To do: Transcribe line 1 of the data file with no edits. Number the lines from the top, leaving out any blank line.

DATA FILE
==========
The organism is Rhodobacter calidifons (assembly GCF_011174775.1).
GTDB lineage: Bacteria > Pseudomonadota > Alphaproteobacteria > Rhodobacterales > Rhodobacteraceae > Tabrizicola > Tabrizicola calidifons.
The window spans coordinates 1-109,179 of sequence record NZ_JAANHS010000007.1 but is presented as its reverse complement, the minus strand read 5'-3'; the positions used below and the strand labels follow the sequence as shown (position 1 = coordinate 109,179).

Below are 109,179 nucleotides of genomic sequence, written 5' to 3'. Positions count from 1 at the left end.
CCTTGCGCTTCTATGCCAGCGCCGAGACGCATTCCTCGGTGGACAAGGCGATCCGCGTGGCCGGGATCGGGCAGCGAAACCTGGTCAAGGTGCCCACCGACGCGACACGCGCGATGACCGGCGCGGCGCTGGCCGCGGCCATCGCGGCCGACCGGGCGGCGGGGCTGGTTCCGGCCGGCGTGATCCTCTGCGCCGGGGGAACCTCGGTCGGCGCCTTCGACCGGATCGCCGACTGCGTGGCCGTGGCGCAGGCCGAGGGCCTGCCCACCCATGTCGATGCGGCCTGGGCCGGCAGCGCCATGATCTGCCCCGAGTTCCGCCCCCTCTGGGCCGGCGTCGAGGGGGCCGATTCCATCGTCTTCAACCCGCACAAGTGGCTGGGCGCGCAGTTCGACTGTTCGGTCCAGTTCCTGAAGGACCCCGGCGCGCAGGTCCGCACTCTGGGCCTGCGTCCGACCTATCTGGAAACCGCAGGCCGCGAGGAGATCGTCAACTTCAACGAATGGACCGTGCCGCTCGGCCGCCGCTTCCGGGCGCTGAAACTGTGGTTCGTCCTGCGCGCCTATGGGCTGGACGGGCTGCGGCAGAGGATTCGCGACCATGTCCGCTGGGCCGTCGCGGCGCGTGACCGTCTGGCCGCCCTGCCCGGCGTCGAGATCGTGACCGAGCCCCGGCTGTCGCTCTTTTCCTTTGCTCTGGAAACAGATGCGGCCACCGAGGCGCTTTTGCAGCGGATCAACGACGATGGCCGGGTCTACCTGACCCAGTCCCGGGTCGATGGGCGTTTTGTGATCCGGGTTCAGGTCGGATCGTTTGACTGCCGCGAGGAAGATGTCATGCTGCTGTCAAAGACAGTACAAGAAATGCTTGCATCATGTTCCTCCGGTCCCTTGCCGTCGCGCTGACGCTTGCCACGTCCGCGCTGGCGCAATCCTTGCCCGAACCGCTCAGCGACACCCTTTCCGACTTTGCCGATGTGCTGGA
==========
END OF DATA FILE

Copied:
The organism is Rhodobacter calidifons (assembly GCF_011174775.1).